Offers a conceptual framework which relates leadership development to theories of leadership. The framework suggests that programmes of leadership development should include three components: developing self‐efficacy in the domain of leadership, developing awareness of different modes of motivating others in correspondence with different theories of leadership, and developing specific leadership skills (e.g. giving feedback). Also discusses the “added value” of such programmes to how leaders develop on their own. Specific principles for designing programmes for different types of leadership are outlined.
We know a great deal today about the impact of transformational leaders, their actions, typical behaviors and their ways of influencing others (Bass, 1985, 1999a, b; Bass & Avolio, 1990). However, we know relatively little about the psychological substructure, the internal world of these leaders, namely who they are and how they developed this way. These aspects were raised earlier in Bass’s early work (Bass, 1985) but have received little attention so far (Bass, 1998; Judge & Bono, 2000). We argue that the internal world of a transformational leader is characterized by a motivation to lead, leadership self-efficacy, motivation and capacity to relate to others in a pro-social way, optimism and openness to new experiences and viewpoints of others. We further argue that the origins of the ability and motivation to be a transformational leader lie in childhood experiences, and that the development of this ability and motivation can be understood and conceptualized by means of major developmental theories such as attachment theory (Bowlby, 1969, 1973, 1977, 1988). On the basis of these theories, we suggest a researchable conceptual framework for characterization of the internal world and the development of transformational leaders.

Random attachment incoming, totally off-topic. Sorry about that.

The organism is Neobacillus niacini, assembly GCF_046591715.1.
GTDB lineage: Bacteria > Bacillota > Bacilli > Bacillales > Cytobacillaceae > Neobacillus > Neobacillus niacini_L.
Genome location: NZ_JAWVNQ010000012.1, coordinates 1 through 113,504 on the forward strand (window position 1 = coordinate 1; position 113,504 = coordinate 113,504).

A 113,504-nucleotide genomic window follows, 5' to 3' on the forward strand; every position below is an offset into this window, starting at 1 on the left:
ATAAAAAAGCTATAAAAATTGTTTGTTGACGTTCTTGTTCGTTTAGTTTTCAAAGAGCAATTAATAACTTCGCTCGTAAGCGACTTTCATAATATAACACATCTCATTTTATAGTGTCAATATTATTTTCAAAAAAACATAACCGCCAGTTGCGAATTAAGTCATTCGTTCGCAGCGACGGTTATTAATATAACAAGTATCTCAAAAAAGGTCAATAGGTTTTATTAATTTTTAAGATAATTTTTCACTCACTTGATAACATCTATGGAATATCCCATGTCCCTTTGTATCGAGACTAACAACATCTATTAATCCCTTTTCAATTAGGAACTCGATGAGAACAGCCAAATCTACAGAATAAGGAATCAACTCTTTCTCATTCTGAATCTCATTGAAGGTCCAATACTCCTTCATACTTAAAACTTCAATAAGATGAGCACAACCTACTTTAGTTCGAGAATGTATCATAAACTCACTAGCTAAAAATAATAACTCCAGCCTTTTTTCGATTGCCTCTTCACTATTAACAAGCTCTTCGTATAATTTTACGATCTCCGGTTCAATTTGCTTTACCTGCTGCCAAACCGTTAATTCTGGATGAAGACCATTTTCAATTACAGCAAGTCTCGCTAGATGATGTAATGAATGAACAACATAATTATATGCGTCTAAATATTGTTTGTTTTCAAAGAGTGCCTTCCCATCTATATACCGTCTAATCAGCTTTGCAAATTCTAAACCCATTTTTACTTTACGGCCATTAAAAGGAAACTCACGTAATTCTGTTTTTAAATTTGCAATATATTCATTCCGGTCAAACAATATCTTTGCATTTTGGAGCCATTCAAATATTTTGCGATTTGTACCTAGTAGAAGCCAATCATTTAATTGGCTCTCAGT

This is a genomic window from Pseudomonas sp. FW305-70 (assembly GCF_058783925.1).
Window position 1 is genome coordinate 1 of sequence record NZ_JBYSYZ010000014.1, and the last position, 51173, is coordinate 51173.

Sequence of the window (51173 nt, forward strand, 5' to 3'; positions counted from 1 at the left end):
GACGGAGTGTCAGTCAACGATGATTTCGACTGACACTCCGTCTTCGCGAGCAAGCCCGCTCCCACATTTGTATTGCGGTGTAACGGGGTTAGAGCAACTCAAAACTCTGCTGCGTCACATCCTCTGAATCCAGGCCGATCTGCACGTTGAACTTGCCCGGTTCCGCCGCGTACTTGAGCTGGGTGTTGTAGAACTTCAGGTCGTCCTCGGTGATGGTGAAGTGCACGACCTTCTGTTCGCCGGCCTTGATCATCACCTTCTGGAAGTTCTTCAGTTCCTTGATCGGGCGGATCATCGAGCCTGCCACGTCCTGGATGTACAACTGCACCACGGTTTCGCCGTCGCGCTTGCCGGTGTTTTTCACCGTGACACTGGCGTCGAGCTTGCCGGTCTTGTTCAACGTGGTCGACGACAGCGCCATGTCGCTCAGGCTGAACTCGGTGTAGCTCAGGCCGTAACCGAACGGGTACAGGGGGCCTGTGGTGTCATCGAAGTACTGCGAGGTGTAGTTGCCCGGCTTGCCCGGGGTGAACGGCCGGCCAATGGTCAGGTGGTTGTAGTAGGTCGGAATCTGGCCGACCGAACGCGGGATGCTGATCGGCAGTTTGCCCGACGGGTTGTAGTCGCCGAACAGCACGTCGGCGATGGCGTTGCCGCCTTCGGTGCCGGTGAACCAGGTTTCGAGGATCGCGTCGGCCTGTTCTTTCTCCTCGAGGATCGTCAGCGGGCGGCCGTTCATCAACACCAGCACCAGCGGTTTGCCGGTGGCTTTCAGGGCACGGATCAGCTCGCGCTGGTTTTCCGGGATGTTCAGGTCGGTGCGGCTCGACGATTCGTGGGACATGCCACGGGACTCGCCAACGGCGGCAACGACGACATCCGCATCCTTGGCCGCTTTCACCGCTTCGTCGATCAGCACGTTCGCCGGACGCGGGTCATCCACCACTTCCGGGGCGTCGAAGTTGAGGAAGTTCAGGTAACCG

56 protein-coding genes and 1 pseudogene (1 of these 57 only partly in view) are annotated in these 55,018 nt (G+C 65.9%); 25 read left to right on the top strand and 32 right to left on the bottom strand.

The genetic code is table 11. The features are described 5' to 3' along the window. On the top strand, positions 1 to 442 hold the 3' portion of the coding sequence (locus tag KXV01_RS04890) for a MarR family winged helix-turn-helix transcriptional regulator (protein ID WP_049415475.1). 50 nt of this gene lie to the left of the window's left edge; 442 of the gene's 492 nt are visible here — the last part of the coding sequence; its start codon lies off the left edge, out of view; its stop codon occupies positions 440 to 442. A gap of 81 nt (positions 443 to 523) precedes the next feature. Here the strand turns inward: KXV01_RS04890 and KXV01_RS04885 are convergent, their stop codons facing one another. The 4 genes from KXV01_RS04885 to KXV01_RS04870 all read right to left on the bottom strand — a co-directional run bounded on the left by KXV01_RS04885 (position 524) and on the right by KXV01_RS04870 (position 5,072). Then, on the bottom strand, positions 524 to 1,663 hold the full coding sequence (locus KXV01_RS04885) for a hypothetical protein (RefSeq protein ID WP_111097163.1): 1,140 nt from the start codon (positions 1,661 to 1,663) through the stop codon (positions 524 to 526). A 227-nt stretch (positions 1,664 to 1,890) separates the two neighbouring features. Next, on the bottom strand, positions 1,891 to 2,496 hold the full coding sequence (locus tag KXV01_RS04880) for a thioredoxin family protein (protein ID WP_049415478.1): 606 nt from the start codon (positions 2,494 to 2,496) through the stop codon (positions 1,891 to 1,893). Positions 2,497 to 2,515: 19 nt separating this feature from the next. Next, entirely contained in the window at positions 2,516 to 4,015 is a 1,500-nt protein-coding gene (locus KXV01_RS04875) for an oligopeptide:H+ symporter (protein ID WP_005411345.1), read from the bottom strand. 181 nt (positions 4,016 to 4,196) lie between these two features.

The paper aims to present a conceptual model that delineates the psychological substructures (“building blocks”) and their impact on the major learning processes required…
The paper aims to present a conceptual model that delineates the psychological substructures (“building blocks”) and their impact on the major learning processes required for leader development.
Based on theories in developmental psychology, it is argued that certain variables formed in early childhood are “building blocks” for leader development in later phases of the individual's life. The influence of these variables on leader development is discussed.
The building blocks – self‐confidence, pro‐social orientation, proactive optimistic orientation, openness, along with high motivation to lead – are precursors for (socialized) leader development. Their significance and how they affect two major learning processes of leaders – experiential learning and vicarious learning – are discussed.